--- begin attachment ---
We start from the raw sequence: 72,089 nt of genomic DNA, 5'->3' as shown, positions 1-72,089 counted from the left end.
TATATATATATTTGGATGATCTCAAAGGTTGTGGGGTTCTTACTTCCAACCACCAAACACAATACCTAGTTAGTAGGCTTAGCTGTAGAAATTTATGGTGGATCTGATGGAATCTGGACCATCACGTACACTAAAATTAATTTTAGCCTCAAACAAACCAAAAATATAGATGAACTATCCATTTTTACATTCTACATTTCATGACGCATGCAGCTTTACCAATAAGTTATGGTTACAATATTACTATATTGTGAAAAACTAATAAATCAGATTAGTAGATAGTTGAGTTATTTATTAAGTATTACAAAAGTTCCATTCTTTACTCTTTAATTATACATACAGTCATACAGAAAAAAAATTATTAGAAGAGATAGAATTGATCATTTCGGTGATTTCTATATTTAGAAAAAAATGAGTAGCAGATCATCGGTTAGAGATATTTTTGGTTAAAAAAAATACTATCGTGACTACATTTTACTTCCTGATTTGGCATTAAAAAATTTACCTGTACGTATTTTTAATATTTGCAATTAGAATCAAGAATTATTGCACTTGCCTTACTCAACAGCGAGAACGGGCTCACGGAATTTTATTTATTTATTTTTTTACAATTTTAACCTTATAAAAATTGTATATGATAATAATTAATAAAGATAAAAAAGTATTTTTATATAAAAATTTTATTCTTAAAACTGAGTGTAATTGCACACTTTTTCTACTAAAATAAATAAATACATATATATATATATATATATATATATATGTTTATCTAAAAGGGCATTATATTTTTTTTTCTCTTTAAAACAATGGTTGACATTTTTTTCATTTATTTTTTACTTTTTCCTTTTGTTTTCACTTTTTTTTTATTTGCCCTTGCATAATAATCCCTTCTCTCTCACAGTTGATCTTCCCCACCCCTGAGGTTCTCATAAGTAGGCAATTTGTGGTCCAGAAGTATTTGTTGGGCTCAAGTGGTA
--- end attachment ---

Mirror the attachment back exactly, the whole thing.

We start from the raw sequence: 72,089 nt of genomic DNA, 5'->3' as shown, positions 1-72,089 counted from the left end.
TATATATATATTTGGATGATCTCAAAGGTTGTGGGGTTCTTACTTCCAACCACCAAACACAATACCTAGTTAGTAGGCTTAGCTGTAGAAATTTATGGTGGATCTGATGGAATCTGGACCATCACGTACACTAAAATTAATTTTAGCCTCAAACAAACCAAAAATATAGATGAACTATCCATTTTTACATTCTACATTTCATGACGCATGCAGCTTTACCAATAAGTTATGGTTACAATATTACTATATTGTGAAAAACTAATAAATCAGATTAGTAGATAGTTGAGTTATTTATTAAGTATTACAAAAGTTCCATTCTTTACTCTTTAATTATACATACAGTCATACAGAAAAAAAATTATTAGAAGAGATAGAATTGATCATTTCGGTGATTTCTATATTTAGAAAAAAATGAGTAGCAGATCATCGGTTAGAGATATTTTTGGTTAAAAAAAATACTATCGTGACTACATTTTACTTCCTGATTTGGCATTAAAAAATTTACCTGTACGTATTTTTAATATTTGCAATTAGAATCAAGAATTATTGCACTTGCCTTACTCAACAGCGAGAACGGGCTCACGGAATTTTATTTATTTATTTTTTTACAATTTTAACCTTATAAAAATTGTATATGATAATAATTAATAAAGATAAAAAAGTATTTTTATATAAAAATTTTATTCTTAAAACTGAGTGTAATTGCACACTTTTTCTACTAAAATAAATAAATACATATATATATATATATATATATATATATGTTTATCTAAAAGGGCATTATATTTTTTTTTCTCTTTAAAACAATGGTTGACATTTTTTTCATTTATTTTTTACTTTTTCCTTTTGTTTTCACTTTTTTTTTATTTGCCCTTGCATAATAATCCCTTCTCTCTCACAGTTGATCTTCCCCACCCCTGAGGTTCTCATAAGTAGGCAATTTGTGGTCCAGAAGTATTTGTTGGGCTCAAGTGGTA